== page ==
This is a timely article from Gary Demar. It never ceases to amaze me that people still swallow the notion that Islam is “religion of peace”. Seriously?

Mark Steyn deftly skewers this kind of thinking in his book America Alone. “Bomb us,” he observes, “and we agonize over the ‘root causes’. Decapitate us, and our politicians rush to the nearest mosque to declare that ‘Islam is a religion of peace’. Issue blood-curdling calls at Friday prayers to kill all the Jews and infidels, and we fret that it may cause a backlash against Muslims. Behead sodomites and mutilate female genitalia, and gay groups and feminist groups can’t wait to march alongside you denouncing Bush and Blair. Murder a schoolful of children, and our scholars explain that to the ‘vast majority’ of Muslims ‘jihad’ is a harmless concept meaning ‘healthy-lifestyle lo-fat granola bar’.”

This is what Steyn calls “the lopsided valse macabre of our times: the more Islamists step on our toes, the more we waltz them gaily around the room.” Bingo.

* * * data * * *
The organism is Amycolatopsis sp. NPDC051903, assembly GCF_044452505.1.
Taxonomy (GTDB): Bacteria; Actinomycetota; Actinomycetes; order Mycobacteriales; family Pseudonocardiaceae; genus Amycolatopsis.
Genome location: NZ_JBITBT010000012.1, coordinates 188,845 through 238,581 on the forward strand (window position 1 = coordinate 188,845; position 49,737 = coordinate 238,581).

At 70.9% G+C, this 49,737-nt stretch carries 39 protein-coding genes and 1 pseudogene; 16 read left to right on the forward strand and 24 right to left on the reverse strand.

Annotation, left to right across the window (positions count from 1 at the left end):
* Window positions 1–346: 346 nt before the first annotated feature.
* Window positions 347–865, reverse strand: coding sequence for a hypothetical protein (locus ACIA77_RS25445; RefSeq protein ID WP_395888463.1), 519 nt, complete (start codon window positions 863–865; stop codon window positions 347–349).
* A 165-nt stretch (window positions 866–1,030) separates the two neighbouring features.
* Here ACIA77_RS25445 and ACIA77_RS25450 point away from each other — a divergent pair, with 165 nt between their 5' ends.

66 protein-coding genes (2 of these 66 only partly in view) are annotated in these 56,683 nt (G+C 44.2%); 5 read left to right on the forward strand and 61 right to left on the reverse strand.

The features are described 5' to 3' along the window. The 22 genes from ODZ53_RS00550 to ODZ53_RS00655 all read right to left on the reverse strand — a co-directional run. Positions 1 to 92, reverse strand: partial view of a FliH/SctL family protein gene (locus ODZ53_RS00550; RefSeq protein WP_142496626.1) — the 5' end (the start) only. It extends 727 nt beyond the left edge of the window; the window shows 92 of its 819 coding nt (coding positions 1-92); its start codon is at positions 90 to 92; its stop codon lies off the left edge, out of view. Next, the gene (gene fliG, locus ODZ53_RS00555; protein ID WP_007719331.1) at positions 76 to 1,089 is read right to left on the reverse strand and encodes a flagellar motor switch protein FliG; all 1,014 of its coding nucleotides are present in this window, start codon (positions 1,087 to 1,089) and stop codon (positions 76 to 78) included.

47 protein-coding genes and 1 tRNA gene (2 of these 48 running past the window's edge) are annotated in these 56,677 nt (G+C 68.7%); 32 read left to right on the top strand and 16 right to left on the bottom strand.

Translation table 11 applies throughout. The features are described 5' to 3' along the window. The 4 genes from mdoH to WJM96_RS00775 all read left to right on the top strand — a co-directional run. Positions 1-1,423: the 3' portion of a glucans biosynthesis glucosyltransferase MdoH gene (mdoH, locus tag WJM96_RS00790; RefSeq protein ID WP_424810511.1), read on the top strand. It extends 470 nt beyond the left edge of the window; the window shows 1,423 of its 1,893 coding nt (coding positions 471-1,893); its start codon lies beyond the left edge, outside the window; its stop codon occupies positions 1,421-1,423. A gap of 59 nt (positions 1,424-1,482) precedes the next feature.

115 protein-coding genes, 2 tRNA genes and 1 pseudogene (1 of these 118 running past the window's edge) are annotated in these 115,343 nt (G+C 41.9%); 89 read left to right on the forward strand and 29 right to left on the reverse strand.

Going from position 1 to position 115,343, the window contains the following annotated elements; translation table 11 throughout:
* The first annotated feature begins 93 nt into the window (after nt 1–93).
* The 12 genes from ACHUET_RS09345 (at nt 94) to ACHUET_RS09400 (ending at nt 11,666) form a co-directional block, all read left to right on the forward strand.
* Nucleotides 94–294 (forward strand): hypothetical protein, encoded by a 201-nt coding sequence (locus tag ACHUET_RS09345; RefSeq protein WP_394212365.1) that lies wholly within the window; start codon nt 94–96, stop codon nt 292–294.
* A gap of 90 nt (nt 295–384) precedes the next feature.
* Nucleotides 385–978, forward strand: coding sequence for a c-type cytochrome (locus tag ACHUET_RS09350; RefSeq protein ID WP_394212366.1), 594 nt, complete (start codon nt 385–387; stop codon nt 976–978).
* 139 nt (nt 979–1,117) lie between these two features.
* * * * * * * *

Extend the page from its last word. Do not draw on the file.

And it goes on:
Reading Together

One of the best chapters in Lit! is the one where Reinke discusses the benefits of reading together, with other Christians. Once we shelve (pun intended) the notion that reading is only a solitary exercise, we open ourselves up to a world of opportunities – to learn and to teach, to bless and to be blessed.

Reinke’s own love for reading was sparked by a pastor who took the time to walk him through his library of books. “All Christian readers,” Reinke adds, “have an opportunity to encourage other readers in the same way.

We fail to see God’s plan for books if we view reading as nothing more than a discipline done in isolation and for nothing more than personal edification. (p. 159)

Reading together is especially beneficial in the case of theology. Christians are, after all, people of the Book, and we should value opportunities to mine the treasures of theology with other Christians. “Theology,” says Reinke, “is especially suited for reading within the community of faith, because the community shares a personal stake in its promises.”

Marilynn Robinson puts it this way:

Good theology is always a kind of giant and intricate poetry, like epic or saga. It is written for those who know the tale already, the urgent messages and the dying words, and who attend to its retelling with a special alertness, because the story has a claim on them and they on it.

Reading theology together with Christian friends, as Reinke explains, “provides us with a place for collective discernment, and a place for spiritual illumination. And those are sweet moments!”

All this talk of “reading together” reminds me of family worship in my own house – we read, we pray, and we discuss. These are glorious truths we are studying here… so why would we not talk about them? How could we not?